On the 50th anniversary of his assassination, Martin Luther King Jr.'s legacy was honored by hundreds in the nation's capital with a rally to end what participants said was systemic racism in the United States.
WASHINGTON (AP) — On the 50th anniversary of his assassination, Martin Luther King Jr.’s legacy was honored by hundreds in the nation’s capital with a rally to end what participants said was systemic racism in the United States.
Organized by the National Council of the Churches of Christ, the Rally to End Racism drew hundreds to the National Mall for interfaith prayer services for speeches on racial inequality. Though advertised as a non-denominational event, it was predominantly attended by Christians.
“Everything Dr. King dreamed for us is in the realm of human possibility,” actor Donald Glover told the crowd. “Our humanity was enough in the world for Dr. King.”
But, he added, “none of us can say with any deep honesty that Dr. King would be satisfied if he were here with us today.”
The event, known as the “A.C.T. (Awaken, Confront, Transform) to End Racism,” asked participants to reject the systemic racism that “continues to exploit” minority communities, said Rev. Dr. William J. Barber II, a Protestant minister, chair of the NAACP Legislative Political Action Committee and co-chair of the Poor People’s Campaign.
Ben and Jerry’s co-founders Ben Cohen and Jerry Greenfield, religious and community leaders, music artists and Deray McKesson, an activist and host of the podcast “Pod Save America” were among those who helped to commemorate King’s life and unfinished legacy.
Speakers addressed a wide array of issues, including the Black Lives Matter movement, education, mass incarceration, police brutality, the war on drugs, housing and gentrification, voting rights, and the “continuing segregation of our churches, which adds to our complicity,” Rev. Jim Wallis said. Wallis founded the Christian social justice organization the Sojourners, a religious community from Illinois.
“Our sins nailed Christ to the cross … our sins past, present, and future,” Wallis said. “Today, we confess the sins of white colonialism, and white racism helped nail Jesus Christ to the cross. This is our confession during this holy season.”
“Confession is good for the soul . but once confession is made, there is work to do, there is a battle to fight,” Emmy-winning hip-hop artist and pastor Julian Deshazier told the gathering. “There is no area of life in this nation that is untouched by racism. There is nothing in this nation that is not touched and affected by racism. We must understand the insidious nature of racism, how it manifests in everyday life.”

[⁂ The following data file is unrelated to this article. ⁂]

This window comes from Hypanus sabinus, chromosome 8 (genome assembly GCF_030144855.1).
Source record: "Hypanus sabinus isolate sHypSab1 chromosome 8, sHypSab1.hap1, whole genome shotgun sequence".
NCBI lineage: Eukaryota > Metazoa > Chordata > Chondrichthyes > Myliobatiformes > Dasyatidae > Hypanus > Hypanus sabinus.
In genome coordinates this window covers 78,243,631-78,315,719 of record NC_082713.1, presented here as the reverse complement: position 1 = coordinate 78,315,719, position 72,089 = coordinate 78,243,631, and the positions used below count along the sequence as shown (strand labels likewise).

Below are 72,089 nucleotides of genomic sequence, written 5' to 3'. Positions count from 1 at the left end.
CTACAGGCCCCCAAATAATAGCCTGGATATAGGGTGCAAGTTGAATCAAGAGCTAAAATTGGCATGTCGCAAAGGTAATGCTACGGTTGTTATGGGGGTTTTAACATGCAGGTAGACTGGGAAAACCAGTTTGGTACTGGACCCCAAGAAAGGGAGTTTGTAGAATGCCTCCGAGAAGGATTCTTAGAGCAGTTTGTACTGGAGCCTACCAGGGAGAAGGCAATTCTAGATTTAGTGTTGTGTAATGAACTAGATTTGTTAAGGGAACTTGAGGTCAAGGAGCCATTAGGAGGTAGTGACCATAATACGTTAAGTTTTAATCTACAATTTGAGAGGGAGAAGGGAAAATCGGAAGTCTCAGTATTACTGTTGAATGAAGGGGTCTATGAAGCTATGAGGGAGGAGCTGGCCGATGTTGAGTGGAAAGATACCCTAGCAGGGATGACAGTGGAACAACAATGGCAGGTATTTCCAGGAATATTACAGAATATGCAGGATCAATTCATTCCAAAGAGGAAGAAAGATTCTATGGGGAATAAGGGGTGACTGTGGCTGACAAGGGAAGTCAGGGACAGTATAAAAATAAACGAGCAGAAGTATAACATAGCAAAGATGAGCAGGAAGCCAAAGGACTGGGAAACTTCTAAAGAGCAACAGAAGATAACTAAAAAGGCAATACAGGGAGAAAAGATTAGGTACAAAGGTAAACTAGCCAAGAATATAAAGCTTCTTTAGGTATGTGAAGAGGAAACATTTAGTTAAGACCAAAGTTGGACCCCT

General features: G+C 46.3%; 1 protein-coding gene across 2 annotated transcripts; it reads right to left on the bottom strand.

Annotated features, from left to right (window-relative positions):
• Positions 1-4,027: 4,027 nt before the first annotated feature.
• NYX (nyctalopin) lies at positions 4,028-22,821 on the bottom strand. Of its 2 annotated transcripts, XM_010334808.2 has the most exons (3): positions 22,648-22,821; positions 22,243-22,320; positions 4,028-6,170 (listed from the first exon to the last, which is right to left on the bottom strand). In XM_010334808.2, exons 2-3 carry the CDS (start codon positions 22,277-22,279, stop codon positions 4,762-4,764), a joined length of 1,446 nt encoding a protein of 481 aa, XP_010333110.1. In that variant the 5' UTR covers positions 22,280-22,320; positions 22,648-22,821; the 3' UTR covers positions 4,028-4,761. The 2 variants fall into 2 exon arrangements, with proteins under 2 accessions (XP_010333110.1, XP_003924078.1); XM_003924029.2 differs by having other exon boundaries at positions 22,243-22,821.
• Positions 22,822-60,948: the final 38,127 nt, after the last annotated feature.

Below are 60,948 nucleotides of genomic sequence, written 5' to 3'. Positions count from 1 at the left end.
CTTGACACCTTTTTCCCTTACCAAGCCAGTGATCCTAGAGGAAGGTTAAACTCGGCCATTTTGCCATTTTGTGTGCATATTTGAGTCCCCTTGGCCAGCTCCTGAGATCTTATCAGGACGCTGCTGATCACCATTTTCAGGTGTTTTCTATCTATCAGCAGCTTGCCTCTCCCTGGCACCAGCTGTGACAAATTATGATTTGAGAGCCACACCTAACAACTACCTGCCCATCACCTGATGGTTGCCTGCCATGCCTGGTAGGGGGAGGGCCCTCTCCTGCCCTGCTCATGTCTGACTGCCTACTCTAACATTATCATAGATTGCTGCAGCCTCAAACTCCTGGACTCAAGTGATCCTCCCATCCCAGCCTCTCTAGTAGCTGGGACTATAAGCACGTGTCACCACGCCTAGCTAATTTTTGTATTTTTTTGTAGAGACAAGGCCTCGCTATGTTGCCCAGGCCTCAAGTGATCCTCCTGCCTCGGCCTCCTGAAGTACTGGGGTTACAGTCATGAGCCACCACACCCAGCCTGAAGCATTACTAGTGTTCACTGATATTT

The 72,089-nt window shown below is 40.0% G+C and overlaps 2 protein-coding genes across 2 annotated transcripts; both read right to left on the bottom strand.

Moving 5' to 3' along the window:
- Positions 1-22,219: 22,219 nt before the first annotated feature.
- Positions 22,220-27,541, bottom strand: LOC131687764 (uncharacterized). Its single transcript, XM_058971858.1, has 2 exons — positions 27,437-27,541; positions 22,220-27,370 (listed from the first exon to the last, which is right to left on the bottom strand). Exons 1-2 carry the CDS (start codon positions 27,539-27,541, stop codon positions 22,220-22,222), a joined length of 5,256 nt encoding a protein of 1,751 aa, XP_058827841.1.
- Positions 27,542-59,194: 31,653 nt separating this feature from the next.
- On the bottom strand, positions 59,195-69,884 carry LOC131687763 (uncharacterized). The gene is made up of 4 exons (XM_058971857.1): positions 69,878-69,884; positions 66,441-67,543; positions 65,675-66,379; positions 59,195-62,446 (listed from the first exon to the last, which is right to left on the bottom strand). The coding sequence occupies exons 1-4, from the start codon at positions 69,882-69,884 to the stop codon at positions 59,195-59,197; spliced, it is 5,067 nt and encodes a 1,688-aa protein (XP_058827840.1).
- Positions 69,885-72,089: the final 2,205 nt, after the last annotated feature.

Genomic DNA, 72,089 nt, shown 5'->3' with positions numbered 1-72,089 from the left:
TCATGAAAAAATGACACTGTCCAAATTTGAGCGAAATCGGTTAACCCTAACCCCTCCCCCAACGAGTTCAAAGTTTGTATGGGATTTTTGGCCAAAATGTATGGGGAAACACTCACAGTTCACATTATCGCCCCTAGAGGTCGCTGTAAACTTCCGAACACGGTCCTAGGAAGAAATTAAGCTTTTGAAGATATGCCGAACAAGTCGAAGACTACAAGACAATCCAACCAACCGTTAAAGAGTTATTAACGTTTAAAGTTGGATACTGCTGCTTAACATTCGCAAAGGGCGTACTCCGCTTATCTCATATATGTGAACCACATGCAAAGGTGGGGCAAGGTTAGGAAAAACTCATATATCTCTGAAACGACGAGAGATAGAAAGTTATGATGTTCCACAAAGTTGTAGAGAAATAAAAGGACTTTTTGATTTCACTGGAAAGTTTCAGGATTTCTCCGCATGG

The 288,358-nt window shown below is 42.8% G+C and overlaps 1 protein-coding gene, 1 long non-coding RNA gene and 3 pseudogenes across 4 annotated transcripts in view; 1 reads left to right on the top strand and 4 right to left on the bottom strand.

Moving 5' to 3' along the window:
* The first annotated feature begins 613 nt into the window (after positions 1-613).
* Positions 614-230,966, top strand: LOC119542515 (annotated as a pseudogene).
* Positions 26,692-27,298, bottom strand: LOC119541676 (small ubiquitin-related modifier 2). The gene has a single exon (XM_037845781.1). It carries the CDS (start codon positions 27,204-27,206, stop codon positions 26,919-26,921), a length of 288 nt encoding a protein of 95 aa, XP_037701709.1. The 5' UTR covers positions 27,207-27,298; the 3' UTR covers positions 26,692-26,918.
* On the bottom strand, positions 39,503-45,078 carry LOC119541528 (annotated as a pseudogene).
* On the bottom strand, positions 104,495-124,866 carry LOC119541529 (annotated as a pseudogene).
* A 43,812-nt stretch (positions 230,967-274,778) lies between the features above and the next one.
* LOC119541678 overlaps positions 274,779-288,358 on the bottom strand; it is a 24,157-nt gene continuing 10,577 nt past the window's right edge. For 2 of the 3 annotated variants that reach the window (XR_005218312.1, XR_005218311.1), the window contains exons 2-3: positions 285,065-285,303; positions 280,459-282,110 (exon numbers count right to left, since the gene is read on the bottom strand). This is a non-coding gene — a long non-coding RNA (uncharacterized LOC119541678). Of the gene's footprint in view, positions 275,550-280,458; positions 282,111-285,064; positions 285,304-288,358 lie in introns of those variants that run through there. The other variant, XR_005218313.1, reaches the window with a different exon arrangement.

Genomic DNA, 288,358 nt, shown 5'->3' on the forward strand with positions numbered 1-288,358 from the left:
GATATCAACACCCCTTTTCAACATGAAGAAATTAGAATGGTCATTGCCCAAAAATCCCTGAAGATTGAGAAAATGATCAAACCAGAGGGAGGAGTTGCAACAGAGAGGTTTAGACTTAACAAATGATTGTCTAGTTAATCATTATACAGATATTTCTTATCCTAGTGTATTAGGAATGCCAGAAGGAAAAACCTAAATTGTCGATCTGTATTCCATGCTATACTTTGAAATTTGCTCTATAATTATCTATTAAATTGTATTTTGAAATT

Rev. Dr. J. Herbert Nelson, the Stated Clerk of the General Assembly of the Presbyterian Church, contended that Christianity is complicit in oppression against African Americans.
“I’m tired of talk. I’m tired of all the promises … I’m here because the church that I serve has been complicit in the history of racism,” Nelson said. “It is time for us to start truly carrying the strength of a community against racism.”
Public schools have failed minority students, who find themselves with “an absence of possibility,” after years being neglected by teachers and poor school districts, Nelson said.
“We must not ask ‘how’ to unity and reconciliation,” said Rev. Dr. Jennifer Harvey, author of “Dear White Christians: For Those Still Longing for Racial Reconciliation.” ”Our own history makes clear that that’s not the question our brothers and sisters of color have been asking,” referencing a number of incidents since 1960 in which white churches failed to fight for equality.
“They’ve not been asking for more togetherness. They’ve been organizing and insisting on justice,” Harvey said.
Harvey asked white people how they were fighting to end oppression, and criticized the Trump administration for continued attack on minorities.
“Dear white Christians: now what?” Harvey asked. “It feels right to stand in this place just minutes away from a very, very White House. Muslims are being banned. Latino families are being terrorized…It feels good to be here because the gospel calls us here.”
King’s focus on economic justice was a central theme of the event.
“There is this myth that the government isn’t responsible for wealth disparity and therefore isn’t responsible for fixing it,” Cohen said. “The shape of our world then and now isn’t an accident. They are a result of deliberate government policy.”
“If Jerry and I had been black, there never would have been Ben and Jerry’s,” Cohen said. “The point isn’t that there would be no Cherry Garcia or Chunky Monkey. The point is there are millions of black and brown people who have been screwed.”
President Trump declared April 4 to be “a day to honor Dr. King’s legacy,” and urged Americans in a proclamation to “do their part to make Dr. King’s dreams of peace, unity, and justice a reality.”